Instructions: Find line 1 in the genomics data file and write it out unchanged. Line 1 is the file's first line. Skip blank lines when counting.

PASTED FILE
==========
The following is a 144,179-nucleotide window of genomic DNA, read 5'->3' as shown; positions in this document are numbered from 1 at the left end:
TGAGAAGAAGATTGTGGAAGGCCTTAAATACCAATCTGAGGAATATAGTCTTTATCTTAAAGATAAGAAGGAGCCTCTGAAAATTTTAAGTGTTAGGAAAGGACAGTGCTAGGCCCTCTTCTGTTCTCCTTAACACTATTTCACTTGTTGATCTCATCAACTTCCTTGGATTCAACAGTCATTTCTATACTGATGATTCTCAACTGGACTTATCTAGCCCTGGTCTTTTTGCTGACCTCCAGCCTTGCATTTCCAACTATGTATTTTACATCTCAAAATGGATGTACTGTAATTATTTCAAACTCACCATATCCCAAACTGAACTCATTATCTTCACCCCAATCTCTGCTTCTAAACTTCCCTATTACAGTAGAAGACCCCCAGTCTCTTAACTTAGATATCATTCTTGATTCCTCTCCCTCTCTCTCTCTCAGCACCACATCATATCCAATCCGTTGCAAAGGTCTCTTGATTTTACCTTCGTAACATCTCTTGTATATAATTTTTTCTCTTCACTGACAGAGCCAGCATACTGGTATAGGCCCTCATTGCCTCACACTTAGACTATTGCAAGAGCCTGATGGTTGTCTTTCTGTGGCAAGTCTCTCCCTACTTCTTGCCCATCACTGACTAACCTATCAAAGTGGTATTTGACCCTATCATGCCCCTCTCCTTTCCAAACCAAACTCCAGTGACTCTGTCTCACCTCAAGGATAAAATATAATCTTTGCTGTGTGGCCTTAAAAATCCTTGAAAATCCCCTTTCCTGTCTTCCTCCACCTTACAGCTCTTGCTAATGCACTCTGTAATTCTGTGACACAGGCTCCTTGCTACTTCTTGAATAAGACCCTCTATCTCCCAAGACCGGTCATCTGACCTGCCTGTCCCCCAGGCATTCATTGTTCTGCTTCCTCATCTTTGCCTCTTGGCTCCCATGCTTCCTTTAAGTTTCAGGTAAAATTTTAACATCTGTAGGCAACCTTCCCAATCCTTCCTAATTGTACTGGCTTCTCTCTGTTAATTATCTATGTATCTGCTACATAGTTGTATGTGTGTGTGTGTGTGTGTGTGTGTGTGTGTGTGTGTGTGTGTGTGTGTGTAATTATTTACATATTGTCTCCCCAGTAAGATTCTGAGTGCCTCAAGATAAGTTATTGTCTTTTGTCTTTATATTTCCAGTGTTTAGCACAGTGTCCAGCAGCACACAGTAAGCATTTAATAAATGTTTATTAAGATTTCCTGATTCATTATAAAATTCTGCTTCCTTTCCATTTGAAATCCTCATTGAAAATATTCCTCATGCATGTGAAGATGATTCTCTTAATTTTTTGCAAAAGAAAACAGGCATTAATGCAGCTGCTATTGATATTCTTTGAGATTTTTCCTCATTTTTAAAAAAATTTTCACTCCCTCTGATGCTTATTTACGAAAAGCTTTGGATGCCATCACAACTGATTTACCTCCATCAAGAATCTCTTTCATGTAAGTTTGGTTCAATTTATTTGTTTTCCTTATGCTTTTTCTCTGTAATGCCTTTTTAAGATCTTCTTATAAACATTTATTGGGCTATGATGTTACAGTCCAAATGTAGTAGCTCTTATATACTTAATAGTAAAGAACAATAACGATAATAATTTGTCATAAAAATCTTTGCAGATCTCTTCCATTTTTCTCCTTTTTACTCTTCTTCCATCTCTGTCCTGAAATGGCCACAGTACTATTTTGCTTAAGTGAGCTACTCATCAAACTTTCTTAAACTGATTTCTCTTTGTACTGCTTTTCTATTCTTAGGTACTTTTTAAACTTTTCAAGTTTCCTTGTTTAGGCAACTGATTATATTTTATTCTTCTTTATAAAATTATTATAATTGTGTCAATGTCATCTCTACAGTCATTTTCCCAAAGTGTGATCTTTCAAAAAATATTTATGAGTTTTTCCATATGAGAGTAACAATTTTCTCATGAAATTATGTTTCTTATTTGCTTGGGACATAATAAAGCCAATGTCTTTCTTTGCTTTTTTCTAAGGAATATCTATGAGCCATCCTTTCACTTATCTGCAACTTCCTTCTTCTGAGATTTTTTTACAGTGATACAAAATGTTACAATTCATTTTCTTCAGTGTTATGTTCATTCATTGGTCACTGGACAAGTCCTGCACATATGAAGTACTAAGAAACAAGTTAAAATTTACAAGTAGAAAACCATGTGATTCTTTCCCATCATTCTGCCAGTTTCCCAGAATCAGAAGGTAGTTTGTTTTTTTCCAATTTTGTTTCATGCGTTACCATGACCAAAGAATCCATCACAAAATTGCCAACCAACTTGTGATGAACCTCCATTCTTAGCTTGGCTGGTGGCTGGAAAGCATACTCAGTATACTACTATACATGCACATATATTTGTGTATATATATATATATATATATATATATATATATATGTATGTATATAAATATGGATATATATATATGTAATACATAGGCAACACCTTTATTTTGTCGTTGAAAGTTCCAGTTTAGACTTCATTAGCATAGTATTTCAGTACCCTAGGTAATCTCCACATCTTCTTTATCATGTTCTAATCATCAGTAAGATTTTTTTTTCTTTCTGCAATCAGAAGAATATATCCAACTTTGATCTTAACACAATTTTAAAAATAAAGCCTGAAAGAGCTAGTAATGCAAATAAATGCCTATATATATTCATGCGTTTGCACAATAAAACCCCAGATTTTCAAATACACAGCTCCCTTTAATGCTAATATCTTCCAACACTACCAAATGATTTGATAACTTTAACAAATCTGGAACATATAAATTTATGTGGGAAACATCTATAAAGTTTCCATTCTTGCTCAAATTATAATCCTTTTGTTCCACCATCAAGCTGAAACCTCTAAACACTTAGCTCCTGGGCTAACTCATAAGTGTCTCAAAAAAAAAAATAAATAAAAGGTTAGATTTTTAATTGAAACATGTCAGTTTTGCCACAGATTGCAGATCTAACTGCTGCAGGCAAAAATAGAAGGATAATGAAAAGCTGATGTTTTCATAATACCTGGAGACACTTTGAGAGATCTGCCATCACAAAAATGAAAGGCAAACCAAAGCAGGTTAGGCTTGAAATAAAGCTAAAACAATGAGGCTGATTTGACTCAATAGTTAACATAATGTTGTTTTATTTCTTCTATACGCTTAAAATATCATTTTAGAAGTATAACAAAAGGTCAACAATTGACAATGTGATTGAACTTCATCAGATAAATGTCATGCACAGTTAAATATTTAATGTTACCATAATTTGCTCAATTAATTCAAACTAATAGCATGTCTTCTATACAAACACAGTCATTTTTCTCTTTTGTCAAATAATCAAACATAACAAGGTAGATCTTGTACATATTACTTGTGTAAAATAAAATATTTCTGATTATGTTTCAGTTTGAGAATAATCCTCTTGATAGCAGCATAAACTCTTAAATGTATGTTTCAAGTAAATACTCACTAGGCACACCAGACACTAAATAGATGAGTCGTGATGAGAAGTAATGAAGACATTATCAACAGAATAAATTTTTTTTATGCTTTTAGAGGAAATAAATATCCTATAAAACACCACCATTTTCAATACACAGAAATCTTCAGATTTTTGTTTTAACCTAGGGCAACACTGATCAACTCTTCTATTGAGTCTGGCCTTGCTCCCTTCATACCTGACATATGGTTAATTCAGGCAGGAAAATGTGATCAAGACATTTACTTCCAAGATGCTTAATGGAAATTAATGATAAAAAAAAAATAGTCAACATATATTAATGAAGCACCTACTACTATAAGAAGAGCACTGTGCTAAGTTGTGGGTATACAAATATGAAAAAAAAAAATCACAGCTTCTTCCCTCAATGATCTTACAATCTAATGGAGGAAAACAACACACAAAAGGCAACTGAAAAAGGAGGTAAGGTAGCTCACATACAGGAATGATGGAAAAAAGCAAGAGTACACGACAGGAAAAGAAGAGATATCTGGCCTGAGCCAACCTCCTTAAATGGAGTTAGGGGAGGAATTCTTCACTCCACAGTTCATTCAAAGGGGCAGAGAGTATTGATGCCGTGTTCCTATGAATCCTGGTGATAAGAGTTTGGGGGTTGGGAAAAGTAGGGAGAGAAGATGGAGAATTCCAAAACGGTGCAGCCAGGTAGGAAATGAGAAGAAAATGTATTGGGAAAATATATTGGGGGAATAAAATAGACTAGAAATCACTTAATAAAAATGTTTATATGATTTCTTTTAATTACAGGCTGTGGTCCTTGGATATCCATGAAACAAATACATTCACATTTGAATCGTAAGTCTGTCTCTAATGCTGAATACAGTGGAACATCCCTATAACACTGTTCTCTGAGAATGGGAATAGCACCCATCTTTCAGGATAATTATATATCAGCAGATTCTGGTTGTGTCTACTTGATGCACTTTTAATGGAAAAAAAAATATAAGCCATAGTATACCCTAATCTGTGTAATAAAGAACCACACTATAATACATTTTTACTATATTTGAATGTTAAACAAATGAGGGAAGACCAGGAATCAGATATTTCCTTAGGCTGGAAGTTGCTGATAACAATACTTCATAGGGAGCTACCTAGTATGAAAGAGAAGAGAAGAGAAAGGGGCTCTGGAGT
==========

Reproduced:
The following is a 144,179-nucleotide window of genomic DNA, read 5'->3' as shown; positions in this document are numbered from 1 at the left end: